With the tip of the remote control, the Android TV 9 interface can be controlled without slowing down. It’s so flexible that we would like Samsung, Sony and others to take it from the seed and offer the same browsing speed in the connected interfaces of their skylights.
A pleasure of flexibility that we owe to the Tegra X1 + chip and to the 2 GB of memory embedded in the small tube. Android is installed on the 8 GB of storage present, like all the applications that you can add to your Shield. This is why we advise you, once again, not to hesitate to invest in a microSD card on which you will store all your digital content. Note also that all formats, codecs and other containers are managed by the Shield.
Several color ranges are supported (such as HDR10), as are Dolby Vision and Atmos. If you have the right equipment to enjoy it and movies or reports can take advantage of it, you will have a great time. Any incompatibilities that you may encounter will be sought from the viewing apps used. To avoid any trouble, bet on safe values (VLC at random).
AI at the service of multimedia
As we explained at the release of the Shield, the Tegra X1 Plus processor offers more power than the classic X1. It is also better engraved and has an appetite for image processing by artificial intelligence. In other words, it is capable of implementing algorithms created from long AI sessions on Nvidia’s servers. Here, it is a question of applying an upscaling on a 1080p60 content (maximum) to achieve a sharpness of image close to that which one would obtain on a 4K television set (30 Hz / fps).
Besides, the TV or screen must be a 4K model for upscaling to work. Otherwise, a message politely informs you that it is not possible to improve the image. Is it worth mentioning that trying to improve 4K content with Nvidia’s AI will end in failure?
Note also that you can adjust the intensity of “IA Improvement” according to three levels (Low, Medium, High). For this technology to be most effective, the film or series must be properly encoded at the base. After a few hours spent watching content of different natures (YouTube videos, movies, series streamed or read locally from microSD), I must admit that the improvements made by the AI are stunning, I do really mean my words.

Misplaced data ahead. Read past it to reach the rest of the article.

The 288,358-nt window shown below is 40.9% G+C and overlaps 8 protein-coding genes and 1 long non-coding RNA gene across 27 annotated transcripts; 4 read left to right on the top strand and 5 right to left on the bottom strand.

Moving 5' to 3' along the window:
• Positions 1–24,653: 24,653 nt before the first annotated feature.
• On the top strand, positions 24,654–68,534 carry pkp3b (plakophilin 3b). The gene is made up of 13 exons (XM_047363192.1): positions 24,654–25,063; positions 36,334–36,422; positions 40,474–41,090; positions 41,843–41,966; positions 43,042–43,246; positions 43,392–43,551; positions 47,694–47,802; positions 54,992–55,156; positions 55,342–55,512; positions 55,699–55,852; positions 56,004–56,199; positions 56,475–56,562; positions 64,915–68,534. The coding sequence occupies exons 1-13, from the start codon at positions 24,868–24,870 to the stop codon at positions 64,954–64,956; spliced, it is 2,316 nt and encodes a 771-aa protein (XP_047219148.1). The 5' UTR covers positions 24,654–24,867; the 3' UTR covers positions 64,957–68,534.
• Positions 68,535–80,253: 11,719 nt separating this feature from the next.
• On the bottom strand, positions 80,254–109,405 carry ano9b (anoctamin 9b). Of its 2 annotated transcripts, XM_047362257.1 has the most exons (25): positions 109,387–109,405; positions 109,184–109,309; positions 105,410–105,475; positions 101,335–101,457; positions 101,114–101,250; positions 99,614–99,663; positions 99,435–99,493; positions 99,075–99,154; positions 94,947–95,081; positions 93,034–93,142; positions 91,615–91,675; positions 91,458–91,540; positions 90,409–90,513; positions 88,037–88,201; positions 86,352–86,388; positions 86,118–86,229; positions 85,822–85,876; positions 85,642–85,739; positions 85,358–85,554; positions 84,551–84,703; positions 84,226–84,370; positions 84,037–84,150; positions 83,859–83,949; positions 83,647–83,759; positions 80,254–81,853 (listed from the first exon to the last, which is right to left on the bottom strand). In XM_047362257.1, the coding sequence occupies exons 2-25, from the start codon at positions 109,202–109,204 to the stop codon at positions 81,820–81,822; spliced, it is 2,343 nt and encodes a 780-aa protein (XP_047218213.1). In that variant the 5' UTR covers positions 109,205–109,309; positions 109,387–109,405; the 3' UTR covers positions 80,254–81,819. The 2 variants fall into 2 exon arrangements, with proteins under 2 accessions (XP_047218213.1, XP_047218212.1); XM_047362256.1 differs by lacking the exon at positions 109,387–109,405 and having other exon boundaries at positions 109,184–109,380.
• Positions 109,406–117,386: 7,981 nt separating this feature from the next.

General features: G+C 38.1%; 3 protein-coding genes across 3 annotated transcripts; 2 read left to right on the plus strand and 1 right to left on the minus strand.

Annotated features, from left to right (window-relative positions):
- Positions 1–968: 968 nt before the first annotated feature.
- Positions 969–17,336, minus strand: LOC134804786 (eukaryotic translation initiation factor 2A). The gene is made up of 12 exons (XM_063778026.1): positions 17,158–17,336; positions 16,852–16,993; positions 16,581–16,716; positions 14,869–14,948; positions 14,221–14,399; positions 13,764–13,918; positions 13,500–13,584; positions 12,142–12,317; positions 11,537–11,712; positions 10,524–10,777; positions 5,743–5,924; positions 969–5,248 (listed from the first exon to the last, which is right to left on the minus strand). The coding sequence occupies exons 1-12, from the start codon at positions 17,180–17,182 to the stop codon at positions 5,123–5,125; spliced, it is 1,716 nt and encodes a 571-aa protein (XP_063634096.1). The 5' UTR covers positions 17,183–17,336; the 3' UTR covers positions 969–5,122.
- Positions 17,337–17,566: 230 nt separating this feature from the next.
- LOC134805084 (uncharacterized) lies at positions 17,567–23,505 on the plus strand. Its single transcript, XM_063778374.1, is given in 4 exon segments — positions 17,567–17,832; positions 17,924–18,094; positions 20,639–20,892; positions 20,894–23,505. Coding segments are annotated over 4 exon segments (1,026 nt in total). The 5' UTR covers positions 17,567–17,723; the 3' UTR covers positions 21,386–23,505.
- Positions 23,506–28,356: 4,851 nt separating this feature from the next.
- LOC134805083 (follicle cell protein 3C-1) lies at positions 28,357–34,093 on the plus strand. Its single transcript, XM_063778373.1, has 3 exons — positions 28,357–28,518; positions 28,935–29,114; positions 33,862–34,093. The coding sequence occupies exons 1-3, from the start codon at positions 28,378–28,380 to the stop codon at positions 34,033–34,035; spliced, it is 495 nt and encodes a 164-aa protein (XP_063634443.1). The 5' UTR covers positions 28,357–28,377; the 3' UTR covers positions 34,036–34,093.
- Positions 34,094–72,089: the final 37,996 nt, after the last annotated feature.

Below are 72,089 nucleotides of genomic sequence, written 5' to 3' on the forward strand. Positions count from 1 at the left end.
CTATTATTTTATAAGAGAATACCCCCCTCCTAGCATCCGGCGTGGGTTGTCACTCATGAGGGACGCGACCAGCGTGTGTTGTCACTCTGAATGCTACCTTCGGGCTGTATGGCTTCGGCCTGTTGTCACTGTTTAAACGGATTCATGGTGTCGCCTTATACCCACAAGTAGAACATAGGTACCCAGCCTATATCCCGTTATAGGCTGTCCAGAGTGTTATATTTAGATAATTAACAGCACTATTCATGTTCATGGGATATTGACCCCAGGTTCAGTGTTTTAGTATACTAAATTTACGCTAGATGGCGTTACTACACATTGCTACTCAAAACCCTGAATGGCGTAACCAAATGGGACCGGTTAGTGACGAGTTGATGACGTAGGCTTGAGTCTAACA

The result is particularly visible on scenes where the action is not too fast or on close-ups of faces, in the dialogue phases for example. In YouTube video clips, on Netflix series and even on content downloaded (legally) and whose encoding may vary, Nvidia’s IAmoulinette produces its effect.
Excellent first results and the best is yet to come
In action films like Marvel where everything goes too fast or in works whose backgrounds tend to be very blurred, even with a fixed camera, upscaling sometimes tends to be zealous and has create more embarrassment than pleasure, identical printing on aging content and on certain subtitles, especially those in yellow. They seem to pose a little concern to the AI. It strives to make them sharper and causes a slight halo effect.
This improvement via artificial intelligence can only improve over time. The brand’s spokespersons made that clear formal; the algorithm continues to be refined, submitted to new content and trained on a regular basis. The new versions will be injected through the system updates that Nvidia will make in the coming months.
Note also that, on this point, Nvidia has always made sure to keep the Shields as up-to-date as possible, whether in terms of development of Android TV versions or home apps. The same cannot be said of all brands!
A classic Shield TV less “gamer” than the previous ones?
Nvidia has chosen to no longer deliver a gamepad with the Shield. To justify itself, the GPU designer specifies that their device is compatible with all the major Bluetooth controllers on the market, as with all sets of wireless keyboards and mice.
Is it a nail in the coffin of the Shield? No, not particularly. It is always possible to have fun with the games specially developed for the platform.
Not to mention that the Shield TV 2019 gives access to GeForce Now, Nvidia’s cloud gaming service that allows you to play many of the PC titles you own on Steam, Uplay, etc., without having to install or configure them. The quality of the video stream then transmitted by Nvidia servers depends very much on speed of your connection, as with any streaming service.
And what about Stadia? Nvidia ensures that if Google offers an Android TV application from its cloud gaming service there is no reason why it should not be ported to the Shield. It will be the same for Shadow, the 100% French cloud gaming PC, when the Android TV application of the service will be available in final version.
However, Nvidia does not hide it: if you want a real small 80% Android, 20% PC game console, combined with a multimedia server to which you can connect hard disks or USB keys, this is the Shield Pro you need. It costs more but also offers more possibilities.